National Forests in Minnesota temporarily close campgrounds and recreation sites

In alignment with current federal, state and local guidance for social distancing and to ensure health safety of its employees, visitors and volunteers, the Chippewa and Superior National Forests are shutting down developed recreation facilities, including campgrounds and restrooms, as well as suspending trash pick-up until further notice. In addition, on both Forests, all overnight camping is shut down and campfires are not allowed, in order to minimize the risk to first responders in the event of wildfire.
At this time, the General Forest remains open to the public, including Forest roads identified on the motor vehicle use map are open for scenic drives, trails and trailheads for hiking, and boat ramps (unless within campgrounds) are open to provide fishing access. With the potential for crowded conditions in the coming days and weeks, both Forests are implementing a group-size limitation of 10 people or less per group across the entire forest.
“I encourage you to get outside and enjoy your public lands, while recreating responsibly and safely. Please consider reducing the impacts to local communities who may be at risk from the virus by utilizing the Forest for day use and staying closer to your community as Governor Walz has outlined in his stay at home order.” said Connie Cummins, Forest Supervisor on the Superior National Forest.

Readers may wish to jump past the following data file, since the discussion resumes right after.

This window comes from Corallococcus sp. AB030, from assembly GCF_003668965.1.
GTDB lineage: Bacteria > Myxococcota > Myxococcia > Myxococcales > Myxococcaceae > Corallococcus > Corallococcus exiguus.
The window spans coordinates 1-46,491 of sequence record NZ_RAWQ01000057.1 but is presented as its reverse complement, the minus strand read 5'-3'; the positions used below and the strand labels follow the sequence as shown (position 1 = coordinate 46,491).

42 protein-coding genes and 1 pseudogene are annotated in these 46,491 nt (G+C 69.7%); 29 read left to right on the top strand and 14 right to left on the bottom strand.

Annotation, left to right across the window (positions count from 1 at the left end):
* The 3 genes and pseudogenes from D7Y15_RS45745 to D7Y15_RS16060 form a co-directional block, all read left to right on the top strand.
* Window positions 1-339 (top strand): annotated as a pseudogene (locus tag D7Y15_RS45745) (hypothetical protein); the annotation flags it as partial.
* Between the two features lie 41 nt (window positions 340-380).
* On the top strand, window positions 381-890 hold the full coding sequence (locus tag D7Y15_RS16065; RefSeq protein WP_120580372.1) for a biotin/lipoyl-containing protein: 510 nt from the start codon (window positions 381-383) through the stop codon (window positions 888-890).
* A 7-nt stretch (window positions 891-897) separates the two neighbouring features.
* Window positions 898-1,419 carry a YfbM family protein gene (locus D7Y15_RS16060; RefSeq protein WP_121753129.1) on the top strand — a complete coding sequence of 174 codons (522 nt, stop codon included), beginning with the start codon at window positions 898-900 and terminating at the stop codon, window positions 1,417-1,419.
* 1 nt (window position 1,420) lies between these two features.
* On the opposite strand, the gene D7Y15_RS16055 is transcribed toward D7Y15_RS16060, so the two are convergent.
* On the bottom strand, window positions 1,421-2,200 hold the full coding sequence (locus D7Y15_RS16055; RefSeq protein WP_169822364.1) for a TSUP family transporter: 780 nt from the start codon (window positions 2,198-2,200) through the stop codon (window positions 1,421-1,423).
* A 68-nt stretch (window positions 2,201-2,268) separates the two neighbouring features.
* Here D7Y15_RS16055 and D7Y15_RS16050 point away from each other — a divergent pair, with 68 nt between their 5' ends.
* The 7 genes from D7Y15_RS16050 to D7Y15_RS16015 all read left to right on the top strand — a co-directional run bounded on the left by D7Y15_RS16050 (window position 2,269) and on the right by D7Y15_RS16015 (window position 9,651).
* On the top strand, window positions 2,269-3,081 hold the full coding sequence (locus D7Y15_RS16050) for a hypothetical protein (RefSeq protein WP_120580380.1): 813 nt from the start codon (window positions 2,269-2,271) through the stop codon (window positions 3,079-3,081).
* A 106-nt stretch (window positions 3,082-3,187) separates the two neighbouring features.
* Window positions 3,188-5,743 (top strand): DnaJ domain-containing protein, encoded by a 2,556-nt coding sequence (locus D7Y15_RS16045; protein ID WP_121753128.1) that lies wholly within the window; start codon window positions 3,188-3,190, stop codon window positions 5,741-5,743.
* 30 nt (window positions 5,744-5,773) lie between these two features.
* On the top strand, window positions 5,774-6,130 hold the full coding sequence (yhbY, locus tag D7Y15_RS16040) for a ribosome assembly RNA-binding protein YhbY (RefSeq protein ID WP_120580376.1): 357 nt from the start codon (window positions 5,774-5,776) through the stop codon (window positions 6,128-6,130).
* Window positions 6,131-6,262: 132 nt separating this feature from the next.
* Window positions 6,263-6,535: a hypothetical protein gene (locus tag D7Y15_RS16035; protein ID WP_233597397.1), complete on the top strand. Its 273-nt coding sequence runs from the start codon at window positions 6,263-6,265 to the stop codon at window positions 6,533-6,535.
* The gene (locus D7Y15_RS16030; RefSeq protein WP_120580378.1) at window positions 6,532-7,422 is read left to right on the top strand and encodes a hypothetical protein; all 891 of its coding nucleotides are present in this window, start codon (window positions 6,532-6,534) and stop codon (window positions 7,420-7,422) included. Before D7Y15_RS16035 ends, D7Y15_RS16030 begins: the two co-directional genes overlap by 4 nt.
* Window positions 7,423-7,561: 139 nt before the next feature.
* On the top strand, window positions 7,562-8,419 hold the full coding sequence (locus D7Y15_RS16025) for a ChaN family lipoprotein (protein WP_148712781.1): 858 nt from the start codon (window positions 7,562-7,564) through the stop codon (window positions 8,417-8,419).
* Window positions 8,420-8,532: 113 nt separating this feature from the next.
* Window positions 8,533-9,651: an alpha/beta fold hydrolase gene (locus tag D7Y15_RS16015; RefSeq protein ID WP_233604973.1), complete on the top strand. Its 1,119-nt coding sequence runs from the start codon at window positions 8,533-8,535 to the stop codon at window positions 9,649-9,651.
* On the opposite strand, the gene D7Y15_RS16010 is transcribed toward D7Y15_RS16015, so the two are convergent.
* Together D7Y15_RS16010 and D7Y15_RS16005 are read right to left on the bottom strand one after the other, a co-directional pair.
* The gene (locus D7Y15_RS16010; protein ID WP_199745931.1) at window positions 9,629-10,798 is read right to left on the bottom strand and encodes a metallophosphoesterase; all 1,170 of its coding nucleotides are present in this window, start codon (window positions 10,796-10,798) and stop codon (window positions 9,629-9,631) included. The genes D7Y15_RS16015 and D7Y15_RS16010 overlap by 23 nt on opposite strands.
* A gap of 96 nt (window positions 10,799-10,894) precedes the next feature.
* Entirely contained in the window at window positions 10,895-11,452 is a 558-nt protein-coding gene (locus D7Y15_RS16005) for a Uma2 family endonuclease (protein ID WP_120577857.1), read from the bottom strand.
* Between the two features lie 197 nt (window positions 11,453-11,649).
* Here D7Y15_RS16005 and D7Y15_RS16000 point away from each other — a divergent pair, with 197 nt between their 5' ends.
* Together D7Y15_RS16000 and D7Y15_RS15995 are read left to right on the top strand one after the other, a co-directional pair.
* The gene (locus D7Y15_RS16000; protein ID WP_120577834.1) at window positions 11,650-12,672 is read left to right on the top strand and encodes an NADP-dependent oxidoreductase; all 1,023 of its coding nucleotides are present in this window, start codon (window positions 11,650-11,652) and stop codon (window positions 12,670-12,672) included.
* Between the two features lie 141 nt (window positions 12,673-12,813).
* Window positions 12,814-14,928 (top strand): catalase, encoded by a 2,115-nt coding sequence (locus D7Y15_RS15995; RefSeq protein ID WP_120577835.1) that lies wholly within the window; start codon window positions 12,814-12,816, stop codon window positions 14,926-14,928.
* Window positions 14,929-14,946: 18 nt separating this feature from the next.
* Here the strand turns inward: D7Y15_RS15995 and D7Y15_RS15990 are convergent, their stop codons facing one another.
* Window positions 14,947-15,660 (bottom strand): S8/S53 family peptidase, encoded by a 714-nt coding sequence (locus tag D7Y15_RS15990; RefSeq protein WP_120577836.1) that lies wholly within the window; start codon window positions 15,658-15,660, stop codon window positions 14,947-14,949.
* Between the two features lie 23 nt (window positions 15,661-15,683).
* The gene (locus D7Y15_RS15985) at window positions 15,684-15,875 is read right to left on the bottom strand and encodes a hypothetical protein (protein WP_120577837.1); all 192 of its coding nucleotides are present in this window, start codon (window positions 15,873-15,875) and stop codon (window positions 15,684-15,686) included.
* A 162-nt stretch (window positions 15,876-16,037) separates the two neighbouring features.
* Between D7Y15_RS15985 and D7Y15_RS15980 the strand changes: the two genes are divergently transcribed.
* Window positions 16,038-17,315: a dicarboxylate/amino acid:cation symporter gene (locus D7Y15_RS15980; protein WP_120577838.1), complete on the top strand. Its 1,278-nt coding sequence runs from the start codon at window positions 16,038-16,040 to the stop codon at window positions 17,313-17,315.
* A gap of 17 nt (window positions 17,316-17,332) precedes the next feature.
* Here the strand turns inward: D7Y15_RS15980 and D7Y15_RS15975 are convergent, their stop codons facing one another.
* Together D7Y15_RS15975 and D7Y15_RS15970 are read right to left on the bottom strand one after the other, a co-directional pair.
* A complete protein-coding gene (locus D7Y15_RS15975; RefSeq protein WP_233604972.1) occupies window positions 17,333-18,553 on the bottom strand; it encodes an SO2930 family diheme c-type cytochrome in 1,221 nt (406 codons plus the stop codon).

When you recreate, please keep in mind to:
• Avoid visiting the forest if you are sick and/or experiencing COVID-19 symptoms.
• Follow CDC guidance on personal hygiene and social distancing before and during your visit to the forest.
• Take your trash with you when you leave. Trash overflowing the receptacles becomes litter and can be harmful to wildlife and attract predators.
• Please make arrangements to use the restroom before or after your visit to the forest. Unmanaged waste creates a health hazard for our employees and for other visitors.
• If an area is crowded, please search for a less occupied location. Also consider avoiding the forest during high-use periods
“As we work through these unpredictable and rapidly changing circumstances, the health and safety of the public and our employees is our top priority. We will continue to monitor the situation, and when it is safe to do so, this closure order will be lifted,” said Chippewa National Forest Supervisor Darla Lenz. “We did not make this decision lightly, and we appreciate people’s understanding and cooperation.”
The Forest Service asks the public to please recreate responsibly. Law enforcement and/or search and rescue operations may be limited due to COVID-19 issues. Backcountry activities that increase your chance of injury or distress should be avoided. Please remember to pack-out what you pack-in.